Emails are the best. They’re simple, direct, and, if the prospect is serious, they will respond sooner or later. Calls and texts take time, but emails can be done in batches to better conserve your valuable bandwidth.

All told, there are no objectively good or bad channels. The only good channels are the ones that your customers are on and want to be contacted through. Again, not to be repetitive, but you’ll know this if you perform customer research and feedback sessions. The only bad channels are the ones your customers hate and don’t enjoy being contacted through.

Ok, we are nearly done. Here is our final “meaty” question. You are a person of enormous influence. If you could inspire a movement that would bring the most amount of good to the greatest amount of people, what would that be? You never know what your idea can trigger. 🙂

I would start a movement to close the Opportunity Divide in America.

I believe the United States is, ultimately, a force for good. Our country and the principles it is founded on are a distillation of all the greatest aspects of the human spirit: acceptance, innovation, hard work, resilience, independence, and fearlessness.

But, I also believe our country is slowly losing its way. It’s harder than ever for the middle class and working poor to find opportunities. We disenfranchise small business owners, former prison inmates, inner-city and rural kids, and individuals who’ve made a mistake but want to fairly work their way up the ladder. In essence, we’re making it harder for everyone but those in the shareholder class to better their station in life.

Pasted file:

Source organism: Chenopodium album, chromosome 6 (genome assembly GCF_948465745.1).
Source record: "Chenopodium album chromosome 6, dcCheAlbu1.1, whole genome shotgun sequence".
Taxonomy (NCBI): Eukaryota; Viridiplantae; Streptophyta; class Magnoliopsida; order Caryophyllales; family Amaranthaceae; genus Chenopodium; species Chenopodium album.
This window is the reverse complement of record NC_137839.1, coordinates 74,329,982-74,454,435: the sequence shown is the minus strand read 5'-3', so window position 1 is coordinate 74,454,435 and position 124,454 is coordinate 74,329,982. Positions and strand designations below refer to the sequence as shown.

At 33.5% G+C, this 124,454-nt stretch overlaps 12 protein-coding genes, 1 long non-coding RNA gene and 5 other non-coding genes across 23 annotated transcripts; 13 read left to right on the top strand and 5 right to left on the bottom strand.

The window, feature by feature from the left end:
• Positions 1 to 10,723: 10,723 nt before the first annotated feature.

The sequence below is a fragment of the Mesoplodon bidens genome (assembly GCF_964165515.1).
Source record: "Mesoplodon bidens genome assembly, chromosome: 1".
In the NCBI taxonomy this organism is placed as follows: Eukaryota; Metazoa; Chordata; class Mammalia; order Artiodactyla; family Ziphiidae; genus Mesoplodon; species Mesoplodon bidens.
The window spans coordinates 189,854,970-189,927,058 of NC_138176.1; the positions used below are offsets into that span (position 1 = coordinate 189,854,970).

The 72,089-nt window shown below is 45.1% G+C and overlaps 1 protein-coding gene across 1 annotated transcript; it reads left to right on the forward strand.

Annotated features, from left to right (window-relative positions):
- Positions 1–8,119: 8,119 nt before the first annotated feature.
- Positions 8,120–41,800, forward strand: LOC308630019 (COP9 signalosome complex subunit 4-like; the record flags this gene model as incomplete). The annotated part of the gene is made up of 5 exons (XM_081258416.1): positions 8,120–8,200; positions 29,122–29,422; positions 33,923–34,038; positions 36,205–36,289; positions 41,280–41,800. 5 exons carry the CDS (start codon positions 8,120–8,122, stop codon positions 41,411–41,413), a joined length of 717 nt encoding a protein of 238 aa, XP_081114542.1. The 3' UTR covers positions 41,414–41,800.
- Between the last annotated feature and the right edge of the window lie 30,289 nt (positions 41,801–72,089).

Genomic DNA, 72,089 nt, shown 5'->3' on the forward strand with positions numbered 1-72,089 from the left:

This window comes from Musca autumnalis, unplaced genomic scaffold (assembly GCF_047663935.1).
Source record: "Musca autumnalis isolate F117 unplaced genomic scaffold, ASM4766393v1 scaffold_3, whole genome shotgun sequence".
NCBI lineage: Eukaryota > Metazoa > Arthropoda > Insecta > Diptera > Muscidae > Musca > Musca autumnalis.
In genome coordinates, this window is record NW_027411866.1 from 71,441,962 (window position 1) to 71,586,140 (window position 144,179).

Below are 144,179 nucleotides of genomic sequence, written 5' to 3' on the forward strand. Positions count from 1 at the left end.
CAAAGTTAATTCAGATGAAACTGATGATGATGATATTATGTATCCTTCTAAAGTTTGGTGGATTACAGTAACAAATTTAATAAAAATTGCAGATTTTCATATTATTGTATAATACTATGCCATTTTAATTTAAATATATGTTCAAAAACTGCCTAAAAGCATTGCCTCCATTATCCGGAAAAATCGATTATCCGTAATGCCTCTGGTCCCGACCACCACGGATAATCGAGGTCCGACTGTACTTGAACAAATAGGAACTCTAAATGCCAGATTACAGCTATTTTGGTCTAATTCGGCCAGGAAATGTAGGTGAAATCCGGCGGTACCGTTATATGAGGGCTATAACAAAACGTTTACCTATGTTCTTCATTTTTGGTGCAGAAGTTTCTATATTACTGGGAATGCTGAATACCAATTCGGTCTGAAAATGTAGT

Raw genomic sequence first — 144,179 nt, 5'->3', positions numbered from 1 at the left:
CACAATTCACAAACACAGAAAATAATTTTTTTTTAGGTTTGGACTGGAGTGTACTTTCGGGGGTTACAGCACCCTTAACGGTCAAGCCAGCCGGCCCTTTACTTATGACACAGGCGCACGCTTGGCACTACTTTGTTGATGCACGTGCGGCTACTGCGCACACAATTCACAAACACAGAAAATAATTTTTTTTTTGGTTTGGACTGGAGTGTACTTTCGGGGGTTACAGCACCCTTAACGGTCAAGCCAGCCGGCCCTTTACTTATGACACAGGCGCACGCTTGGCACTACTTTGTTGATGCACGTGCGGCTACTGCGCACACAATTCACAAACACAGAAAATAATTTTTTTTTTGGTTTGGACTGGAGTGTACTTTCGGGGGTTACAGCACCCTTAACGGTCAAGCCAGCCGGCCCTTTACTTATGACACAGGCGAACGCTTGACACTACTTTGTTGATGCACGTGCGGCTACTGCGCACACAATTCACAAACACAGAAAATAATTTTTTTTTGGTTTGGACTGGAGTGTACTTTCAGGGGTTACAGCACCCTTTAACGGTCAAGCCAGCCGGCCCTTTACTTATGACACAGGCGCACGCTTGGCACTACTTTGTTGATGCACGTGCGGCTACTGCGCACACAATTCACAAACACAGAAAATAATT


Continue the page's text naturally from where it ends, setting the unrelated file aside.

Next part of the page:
The powers in our country are not incentivized to change anything. Corporate lobbying and rent-seeking crush small businesses. Petty politics tramples sound economic principles in the name of Twitter wars. War is a higher priority than education, innovation, and revitalizing the middle class.

If powerful agents in the corporate, shareholder, and media classes siphoned fewer resources and human capital from middle- and lower-income citizens, we would see a rebirth of innovation and the greater sharing of the American Dream. The American Dream is an apple pie that can be shared with anyone and everyone who wants to dream big, take risks, and work for it. It’s not for the powerful few. If we can unlock the potential of more Americans, our country will see a golden age of happiness, innovation, and economic might not seen in our nation’s history before.

How can our readers follow you online?


Instagram: jasonpatel13

Email: [email protected]

Thank you for the interview. We wish you only continued success!

How To Be Great At Sales Without Seeming Salesey, With Jason Patel of Transizion was originally published in Authority Magazine on Medium, where people are continuing the conversation by highlighting and responding to this story.